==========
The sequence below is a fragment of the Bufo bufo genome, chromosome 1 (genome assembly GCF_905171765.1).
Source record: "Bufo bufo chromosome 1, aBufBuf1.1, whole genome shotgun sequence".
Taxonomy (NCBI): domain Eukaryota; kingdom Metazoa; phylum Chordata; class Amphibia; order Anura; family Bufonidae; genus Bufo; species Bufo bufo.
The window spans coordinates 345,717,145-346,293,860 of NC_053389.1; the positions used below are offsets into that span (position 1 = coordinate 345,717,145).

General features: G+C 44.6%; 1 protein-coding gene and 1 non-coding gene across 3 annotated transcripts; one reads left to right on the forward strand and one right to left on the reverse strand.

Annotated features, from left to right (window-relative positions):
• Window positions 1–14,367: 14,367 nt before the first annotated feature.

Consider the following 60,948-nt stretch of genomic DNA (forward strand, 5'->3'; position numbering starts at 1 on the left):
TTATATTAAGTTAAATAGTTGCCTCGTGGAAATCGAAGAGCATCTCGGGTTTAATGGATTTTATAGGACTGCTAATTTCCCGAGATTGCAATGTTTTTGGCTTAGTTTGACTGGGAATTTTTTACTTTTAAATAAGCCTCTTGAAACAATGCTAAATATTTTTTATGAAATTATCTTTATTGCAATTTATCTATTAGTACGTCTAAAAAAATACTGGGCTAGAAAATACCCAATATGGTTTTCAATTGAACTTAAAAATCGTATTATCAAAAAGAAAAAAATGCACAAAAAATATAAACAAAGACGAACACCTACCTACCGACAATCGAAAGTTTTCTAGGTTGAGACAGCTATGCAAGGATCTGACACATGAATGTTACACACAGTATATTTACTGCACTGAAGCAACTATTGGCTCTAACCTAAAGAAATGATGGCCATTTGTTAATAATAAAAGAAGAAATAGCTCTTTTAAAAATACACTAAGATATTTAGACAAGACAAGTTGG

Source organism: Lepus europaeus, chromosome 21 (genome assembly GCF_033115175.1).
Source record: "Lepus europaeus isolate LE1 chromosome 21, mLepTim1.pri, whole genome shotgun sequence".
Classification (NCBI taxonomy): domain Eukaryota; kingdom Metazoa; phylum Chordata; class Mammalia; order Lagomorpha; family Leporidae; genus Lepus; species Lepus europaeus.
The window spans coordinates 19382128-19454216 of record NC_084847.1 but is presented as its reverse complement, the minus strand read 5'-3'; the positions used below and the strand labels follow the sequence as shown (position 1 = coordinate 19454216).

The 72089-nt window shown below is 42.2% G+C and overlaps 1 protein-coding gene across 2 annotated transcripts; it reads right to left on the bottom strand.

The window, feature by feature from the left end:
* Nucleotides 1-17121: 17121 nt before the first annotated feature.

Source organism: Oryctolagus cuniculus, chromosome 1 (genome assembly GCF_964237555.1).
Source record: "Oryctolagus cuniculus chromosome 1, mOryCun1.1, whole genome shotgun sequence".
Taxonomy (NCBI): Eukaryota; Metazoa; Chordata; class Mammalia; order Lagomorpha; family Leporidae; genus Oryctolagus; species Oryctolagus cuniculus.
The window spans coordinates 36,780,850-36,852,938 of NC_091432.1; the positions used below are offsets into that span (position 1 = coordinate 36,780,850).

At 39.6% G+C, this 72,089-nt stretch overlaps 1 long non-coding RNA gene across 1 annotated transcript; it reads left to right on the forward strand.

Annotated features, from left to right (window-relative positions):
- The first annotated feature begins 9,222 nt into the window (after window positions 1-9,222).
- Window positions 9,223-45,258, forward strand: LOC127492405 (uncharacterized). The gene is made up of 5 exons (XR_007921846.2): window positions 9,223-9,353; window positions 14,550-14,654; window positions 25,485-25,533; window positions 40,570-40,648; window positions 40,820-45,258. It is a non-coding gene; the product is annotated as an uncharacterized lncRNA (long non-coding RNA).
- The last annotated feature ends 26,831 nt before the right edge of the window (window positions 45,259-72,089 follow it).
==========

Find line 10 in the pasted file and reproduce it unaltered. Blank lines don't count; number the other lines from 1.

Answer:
Source organism: Lepus europaeus, chromosome 21 (genome assembly GCF_033115175.1).